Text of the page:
A-Z challenge - My memories of life on the farm in the nineteen fifties and sixties
Rural Youth ClubsAs early as 1949 there were plans afoot to introduce a program in South Australia that would emulate the young farmers' organisation in the UK. By December of 1951, a supervisor had been appointed by the Department of Agriculture to oversee the formation and promotion of Rural Youth Clubs. The early aim of these clubs was ‘to interest young people in both the city and the country in the agricultural way of life’ 1
The first senior and junior clubs were established at Clare in the mid-north of South Australia in 1952. Fifty-five young farmers attended the first Rural Youth week at Roseworthy College in August of that year. Clubs were established at Kapunda and Freeling and by October of 1953 there were 30 clubs in the state. 2 The clubs were for both male and female, city and country. Statewide competitions and exchanges between the clubs were introduced. Rural Youth organisations soon became important contributors to both their local and state agricultural shows.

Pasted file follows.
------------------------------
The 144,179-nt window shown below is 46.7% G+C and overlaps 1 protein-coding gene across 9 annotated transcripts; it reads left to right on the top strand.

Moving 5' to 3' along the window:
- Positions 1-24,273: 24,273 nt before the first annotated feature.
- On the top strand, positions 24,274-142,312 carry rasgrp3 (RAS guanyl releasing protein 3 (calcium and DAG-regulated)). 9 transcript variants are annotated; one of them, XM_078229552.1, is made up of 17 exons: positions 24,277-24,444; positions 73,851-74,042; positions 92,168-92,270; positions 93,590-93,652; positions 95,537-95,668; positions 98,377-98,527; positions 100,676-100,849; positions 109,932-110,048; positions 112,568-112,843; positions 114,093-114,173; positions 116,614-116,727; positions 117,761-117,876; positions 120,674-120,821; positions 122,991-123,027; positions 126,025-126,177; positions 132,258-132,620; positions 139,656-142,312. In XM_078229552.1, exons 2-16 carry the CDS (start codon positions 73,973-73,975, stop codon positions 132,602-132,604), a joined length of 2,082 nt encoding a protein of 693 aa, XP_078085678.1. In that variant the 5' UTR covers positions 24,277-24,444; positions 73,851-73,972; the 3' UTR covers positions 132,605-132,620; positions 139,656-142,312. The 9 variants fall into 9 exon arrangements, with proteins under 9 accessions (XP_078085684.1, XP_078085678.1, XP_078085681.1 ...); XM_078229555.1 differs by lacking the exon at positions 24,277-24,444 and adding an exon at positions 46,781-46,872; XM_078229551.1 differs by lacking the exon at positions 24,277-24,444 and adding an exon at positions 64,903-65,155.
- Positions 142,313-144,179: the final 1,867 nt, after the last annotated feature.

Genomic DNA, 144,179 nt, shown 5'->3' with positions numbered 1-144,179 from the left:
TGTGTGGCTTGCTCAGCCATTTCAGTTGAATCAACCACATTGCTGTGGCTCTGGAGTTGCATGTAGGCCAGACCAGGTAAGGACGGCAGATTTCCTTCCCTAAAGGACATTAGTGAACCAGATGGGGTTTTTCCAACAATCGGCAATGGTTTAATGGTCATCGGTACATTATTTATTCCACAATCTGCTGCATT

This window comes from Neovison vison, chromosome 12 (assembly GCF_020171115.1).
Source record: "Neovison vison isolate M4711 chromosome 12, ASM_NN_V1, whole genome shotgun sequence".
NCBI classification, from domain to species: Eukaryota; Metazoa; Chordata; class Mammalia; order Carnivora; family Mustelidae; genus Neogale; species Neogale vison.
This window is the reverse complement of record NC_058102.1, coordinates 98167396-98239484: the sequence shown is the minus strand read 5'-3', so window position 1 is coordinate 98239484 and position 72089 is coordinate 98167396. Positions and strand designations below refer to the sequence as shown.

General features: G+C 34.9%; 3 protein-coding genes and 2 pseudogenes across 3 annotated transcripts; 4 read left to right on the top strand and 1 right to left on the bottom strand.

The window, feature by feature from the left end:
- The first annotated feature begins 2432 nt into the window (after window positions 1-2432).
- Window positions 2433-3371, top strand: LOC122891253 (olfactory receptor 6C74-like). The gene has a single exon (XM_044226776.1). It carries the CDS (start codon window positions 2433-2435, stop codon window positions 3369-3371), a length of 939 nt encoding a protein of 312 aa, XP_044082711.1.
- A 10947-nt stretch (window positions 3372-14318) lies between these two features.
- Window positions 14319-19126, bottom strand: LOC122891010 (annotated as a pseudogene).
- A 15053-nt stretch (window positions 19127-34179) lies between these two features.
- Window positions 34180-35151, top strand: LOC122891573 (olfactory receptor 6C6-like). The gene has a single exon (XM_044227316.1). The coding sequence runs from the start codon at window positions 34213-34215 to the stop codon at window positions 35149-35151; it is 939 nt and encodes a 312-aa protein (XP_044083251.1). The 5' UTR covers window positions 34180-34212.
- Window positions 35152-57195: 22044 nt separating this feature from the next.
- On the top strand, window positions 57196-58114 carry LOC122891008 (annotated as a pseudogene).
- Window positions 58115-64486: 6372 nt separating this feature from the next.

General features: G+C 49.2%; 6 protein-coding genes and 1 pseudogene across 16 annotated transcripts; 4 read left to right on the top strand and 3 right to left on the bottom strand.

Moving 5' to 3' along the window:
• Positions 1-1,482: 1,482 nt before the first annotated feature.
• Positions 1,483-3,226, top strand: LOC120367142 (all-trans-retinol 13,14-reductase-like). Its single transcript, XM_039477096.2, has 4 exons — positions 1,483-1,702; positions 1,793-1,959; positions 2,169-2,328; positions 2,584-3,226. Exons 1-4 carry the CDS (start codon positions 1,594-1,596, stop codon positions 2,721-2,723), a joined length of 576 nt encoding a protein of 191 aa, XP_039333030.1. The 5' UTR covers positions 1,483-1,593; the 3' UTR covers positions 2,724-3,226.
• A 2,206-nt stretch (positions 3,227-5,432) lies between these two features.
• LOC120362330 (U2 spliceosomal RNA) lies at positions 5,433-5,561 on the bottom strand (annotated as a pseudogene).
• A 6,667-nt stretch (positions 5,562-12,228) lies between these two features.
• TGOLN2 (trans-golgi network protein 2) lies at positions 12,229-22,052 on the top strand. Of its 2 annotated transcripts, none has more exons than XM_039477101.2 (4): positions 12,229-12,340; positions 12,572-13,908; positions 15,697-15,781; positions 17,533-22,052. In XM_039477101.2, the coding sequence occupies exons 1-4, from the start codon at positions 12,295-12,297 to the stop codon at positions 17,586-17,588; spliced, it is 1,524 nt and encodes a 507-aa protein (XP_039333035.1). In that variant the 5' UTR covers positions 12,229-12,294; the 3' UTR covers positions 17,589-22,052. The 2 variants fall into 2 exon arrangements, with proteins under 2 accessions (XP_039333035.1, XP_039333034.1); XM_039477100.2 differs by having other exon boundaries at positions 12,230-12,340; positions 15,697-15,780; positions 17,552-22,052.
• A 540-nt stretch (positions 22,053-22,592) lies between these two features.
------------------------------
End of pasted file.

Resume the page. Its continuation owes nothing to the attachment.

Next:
|An active member of the Tarlee Rural Youth at|
the roadside sign just south of
Tarlee, South Australia c 1967
Tarlee Rural Youth club had a strong debating team and in 1962 were the runners-up in the Statewide final narrowly defeated by the Victor Harbour Club. 3
The Rural Youth movement provided companionship, education, skill development and friendship opportunities for many in the years from 1952 up to and beyond the time my reflections about life on the farm finish in 1967.
1. 1951 'Rural Youth Supervisor Appointed', The Advertiser (Adelaide, SA : 1931 - 1954), 7 December, p. 3. , viewed 26 Apr 2017, http://nla.gov.au/nla.news-article45790766
2. 1953 'RURAL YOUTHS', The Advertiser (Adelaide, SA : 1931 - 1954), 21 October, p. 17. , viewed 26 Apr 2017, http://nla.gov.au/nla.news-article48928232
3. 1962 'RURAL YOUTH DEBATE', Victor Harbour Times (SA : 1932 - 1986), 21 September, p. 1. , viewed 29 Apr 2017, http://nla.gov.au/nla.news-article186743849